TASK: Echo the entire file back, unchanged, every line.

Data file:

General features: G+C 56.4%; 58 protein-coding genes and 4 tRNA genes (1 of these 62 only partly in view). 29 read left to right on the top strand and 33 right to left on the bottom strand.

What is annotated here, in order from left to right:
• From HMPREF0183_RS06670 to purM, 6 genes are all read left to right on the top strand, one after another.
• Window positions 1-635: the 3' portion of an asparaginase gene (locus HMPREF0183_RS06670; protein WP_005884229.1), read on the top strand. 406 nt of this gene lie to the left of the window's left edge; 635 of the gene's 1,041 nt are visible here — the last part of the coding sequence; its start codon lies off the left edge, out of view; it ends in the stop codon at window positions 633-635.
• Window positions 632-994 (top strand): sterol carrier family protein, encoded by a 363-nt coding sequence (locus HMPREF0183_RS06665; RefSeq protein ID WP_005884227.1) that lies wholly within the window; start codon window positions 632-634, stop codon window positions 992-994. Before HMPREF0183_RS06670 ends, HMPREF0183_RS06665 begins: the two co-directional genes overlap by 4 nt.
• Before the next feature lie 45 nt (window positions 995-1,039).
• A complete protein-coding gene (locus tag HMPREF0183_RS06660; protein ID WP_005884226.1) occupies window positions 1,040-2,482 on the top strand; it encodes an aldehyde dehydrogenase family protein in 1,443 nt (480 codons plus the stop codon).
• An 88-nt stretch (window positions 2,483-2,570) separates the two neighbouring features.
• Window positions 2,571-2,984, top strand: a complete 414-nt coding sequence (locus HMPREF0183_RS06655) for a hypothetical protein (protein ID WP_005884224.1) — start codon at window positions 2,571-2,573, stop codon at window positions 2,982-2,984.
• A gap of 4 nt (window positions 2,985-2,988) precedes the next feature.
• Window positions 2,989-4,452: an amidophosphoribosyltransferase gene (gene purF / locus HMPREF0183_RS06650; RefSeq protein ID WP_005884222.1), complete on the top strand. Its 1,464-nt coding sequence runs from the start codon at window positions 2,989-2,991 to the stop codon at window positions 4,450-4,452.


General features: G+C 56.4%; 58 protein-coding genes and 4 tRNA genes (1 of these 62 only partly in view). 29 read left to right on the top strand and 33 right to left on the bottom strand.

What is annotated here, in order from left to right:
• From HMPREF0183_RS06670 to purM, 6 genes are all read left to right on the top strand, one after another.
• Window positions 1-635: the 3' portion of an asparaginase gene (locus HMPREF0183_RS06670; protein WP_005884229.1), read on the top strand. 406 nt of this gene lie to the left of the window's left edge; 635 of the gene's 1,041 nt are visible here — the last part of the coding sequence; its start codon lies off the left edge, out of view; it ends in the stop codon at window positions 633-635.
• Window positions 632-994 (top strand): sterol carrier family protein, encoded by a 363-nt coding sequence (locus HMPREF0183_RS06665; RefSeq protein ID WP_005884227.1) that lies wholly within the window; start codon window positions 632-634, stop codon window positions 992-994. Before HMPREF0183_RS06670 ends, HMPREF0183_RS06665 begins: the two co-directional genes overlap by 4 nt.
• Before the next feature lie 45 nt (window positions 995-1,039).
• A complete protein-coding gene (locus tag HMPREF0183_RS06660; protein ID WP_005884226.1) occupies window positions 1,040-2,482 on the top strand; it encodes an aldehyde dehydrogenase family protein in 1,443 nt (480 codons plus the stop codon).
• An 88-nt stretch (window positions 2,483-2,570) separates the two neighbouring features.
• Window positions 2,571-2,984, top strand: a complete 414-nt coding sequence (locus HMPREF0183_RS06655) for a hypothetical protein (protein ID WP_005884224.1) — start codon at window positions 2,571-2,573, stop codon at window positions 2,982-2,984.
• A gap of 4 nt (window positions 2,985-2,988) precedes the next feature.
• Window positions 2,989-4,452: an amidophosphoribosyltransferase gene (gene purF / locus HMPREF0183_RS06650; RefSeq protein ID WP_005884222.1), complete on the top strand. Its 1,464-nt coding sequence runs from the start codon at window positions 2,989-2,991 to the stop codon at window positions 4,450-4,452.